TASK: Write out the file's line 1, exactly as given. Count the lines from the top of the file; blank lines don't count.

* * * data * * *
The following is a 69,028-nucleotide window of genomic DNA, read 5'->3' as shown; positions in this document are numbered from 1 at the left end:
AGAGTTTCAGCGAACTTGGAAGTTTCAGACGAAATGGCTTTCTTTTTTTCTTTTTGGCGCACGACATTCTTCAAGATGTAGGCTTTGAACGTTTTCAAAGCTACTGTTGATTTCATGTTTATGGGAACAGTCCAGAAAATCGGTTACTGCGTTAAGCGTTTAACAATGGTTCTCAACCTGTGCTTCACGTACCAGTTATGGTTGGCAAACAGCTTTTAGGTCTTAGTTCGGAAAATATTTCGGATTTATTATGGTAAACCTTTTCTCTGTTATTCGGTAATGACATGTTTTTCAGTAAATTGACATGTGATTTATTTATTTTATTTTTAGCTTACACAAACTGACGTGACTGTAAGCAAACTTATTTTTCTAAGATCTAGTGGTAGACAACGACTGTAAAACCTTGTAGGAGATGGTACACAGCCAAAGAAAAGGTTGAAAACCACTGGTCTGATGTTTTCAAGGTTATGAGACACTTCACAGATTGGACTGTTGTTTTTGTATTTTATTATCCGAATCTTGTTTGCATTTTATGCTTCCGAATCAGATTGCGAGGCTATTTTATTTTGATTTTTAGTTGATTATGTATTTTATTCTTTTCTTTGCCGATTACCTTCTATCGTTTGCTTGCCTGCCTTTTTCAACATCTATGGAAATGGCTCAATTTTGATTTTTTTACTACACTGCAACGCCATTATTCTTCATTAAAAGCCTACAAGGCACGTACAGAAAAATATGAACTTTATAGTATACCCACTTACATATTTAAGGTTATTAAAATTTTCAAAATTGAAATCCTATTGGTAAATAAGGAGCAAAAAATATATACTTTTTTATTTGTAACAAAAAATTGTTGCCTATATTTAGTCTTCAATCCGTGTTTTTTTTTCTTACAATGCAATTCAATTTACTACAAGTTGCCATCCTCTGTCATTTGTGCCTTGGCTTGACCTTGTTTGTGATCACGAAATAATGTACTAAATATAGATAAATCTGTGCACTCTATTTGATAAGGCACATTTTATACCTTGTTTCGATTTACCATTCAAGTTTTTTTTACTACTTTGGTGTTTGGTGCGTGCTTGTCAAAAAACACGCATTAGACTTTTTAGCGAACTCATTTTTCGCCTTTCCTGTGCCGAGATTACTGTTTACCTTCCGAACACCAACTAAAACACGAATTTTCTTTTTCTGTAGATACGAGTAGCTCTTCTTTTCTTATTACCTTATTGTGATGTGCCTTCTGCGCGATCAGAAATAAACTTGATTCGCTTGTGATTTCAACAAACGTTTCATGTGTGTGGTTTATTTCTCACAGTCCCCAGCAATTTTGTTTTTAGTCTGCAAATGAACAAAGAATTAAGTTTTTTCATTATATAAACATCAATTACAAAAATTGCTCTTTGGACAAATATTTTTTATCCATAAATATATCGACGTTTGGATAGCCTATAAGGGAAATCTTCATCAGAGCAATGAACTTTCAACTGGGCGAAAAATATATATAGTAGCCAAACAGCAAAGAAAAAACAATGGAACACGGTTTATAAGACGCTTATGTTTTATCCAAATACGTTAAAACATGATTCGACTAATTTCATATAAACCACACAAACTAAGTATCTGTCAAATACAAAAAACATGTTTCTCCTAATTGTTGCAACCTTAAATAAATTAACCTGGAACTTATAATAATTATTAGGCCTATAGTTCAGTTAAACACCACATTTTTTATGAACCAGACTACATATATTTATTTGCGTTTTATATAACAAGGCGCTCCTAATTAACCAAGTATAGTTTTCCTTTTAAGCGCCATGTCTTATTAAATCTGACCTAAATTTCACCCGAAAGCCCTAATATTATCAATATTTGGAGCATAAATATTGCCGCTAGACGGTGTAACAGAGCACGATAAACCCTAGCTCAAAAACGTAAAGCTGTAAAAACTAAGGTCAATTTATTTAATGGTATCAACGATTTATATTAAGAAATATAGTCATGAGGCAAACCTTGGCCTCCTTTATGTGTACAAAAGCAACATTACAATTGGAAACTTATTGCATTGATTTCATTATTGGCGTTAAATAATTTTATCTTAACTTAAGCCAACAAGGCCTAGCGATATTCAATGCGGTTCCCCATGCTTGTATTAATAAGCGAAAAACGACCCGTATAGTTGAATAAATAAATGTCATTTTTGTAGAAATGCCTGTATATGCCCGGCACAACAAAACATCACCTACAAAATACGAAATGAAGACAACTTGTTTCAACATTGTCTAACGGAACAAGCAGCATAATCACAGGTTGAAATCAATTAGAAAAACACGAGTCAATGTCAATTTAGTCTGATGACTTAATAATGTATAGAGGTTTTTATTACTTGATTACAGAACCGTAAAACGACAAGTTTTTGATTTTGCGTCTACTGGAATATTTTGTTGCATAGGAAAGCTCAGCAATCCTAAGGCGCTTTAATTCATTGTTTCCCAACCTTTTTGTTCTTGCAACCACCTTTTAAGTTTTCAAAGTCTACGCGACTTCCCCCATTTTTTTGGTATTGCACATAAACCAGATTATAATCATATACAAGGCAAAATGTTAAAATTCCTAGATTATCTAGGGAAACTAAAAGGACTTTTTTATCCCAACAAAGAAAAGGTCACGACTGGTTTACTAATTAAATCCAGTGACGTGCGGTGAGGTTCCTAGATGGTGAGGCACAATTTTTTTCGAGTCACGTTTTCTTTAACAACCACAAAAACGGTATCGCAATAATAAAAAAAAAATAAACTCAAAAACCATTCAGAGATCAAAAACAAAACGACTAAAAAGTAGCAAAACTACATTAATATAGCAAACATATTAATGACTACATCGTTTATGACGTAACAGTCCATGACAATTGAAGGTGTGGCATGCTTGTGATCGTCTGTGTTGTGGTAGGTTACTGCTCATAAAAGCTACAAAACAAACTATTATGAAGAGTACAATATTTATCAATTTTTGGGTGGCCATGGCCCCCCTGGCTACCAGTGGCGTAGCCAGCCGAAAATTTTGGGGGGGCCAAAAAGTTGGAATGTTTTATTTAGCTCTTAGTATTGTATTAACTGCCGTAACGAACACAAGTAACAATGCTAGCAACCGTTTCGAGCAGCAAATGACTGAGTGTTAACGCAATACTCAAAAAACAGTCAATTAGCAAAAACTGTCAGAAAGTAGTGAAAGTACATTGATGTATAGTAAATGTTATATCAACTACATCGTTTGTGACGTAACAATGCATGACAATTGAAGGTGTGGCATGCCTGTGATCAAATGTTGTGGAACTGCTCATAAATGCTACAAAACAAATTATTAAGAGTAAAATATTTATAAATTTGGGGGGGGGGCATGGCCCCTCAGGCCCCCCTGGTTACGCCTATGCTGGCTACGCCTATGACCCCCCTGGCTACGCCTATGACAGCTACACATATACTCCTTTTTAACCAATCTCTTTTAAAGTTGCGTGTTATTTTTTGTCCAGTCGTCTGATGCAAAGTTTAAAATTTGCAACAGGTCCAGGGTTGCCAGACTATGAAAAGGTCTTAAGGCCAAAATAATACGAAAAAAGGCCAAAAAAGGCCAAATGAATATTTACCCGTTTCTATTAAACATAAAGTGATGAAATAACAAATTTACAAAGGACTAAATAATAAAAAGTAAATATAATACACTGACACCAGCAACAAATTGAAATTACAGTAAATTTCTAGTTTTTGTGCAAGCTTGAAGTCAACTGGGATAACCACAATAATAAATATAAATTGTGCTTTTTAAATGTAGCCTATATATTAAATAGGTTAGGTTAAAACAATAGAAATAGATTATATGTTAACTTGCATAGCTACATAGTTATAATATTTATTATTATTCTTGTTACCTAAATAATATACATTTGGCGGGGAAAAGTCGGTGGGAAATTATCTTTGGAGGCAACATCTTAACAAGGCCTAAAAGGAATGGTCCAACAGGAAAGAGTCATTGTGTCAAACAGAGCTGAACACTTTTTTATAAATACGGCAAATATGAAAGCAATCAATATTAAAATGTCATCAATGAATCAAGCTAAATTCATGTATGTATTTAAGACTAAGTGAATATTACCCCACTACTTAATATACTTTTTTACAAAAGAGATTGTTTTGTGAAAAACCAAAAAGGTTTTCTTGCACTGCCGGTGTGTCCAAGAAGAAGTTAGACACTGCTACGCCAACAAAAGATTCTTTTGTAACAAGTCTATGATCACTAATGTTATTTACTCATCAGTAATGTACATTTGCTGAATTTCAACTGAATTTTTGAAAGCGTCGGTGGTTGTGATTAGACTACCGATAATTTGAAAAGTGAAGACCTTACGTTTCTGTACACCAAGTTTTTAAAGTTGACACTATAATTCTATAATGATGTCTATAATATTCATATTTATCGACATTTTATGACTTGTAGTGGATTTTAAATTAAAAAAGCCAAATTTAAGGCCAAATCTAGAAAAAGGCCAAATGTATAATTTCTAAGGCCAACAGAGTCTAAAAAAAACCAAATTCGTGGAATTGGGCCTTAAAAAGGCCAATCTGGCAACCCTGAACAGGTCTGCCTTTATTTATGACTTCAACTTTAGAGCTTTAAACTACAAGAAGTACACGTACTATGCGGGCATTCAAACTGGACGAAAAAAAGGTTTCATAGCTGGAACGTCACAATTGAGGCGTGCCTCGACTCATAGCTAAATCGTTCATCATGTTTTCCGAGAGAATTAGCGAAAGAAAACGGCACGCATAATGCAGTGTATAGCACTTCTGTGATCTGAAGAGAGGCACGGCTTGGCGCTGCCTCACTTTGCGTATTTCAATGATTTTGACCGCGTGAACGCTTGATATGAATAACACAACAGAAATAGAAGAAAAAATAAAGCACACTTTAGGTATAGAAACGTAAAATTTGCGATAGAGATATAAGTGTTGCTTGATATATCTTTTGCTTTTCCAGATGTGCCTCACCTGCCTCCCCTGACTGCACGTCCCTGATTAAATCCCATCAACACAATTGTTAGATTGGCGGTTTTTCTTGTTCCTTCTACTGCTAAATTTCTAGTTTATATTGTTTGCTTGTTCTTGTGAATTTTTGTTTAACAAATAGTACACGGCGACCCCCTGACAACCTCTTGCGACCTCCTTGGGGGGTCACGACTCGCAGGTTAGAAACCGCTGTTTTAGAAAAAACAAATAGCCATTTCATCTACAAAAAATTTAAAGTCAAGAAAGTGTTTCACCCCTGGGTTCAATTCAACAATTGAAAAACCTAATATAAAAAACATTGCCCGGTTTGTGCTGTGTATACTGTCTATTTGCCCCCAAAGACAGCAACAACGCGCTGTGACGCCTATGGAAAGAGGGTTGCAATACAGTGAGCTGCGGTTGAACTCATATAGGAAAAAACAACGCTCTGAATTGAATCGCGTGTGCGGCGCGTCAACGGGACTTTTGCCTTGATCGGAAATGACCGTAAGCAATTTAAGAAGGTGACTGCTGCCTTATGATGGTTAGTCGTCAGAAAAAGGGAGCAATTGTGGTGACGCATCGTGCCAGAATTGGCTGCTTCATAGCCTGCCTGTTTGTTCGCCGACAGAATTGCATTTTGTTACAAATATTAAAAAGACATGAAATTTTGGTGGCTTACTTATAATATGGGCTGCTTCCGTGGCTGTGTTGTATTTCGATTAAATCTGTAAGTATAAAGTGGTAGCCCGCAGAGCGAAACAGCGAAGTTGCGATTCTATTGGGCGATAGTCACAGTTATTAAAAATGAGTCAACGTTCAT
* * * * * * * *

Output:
The following is a 69,028-nucleotide window of genomic DNA, read 5'->3' as shown; positions in this document are numbered from 1 at the left end: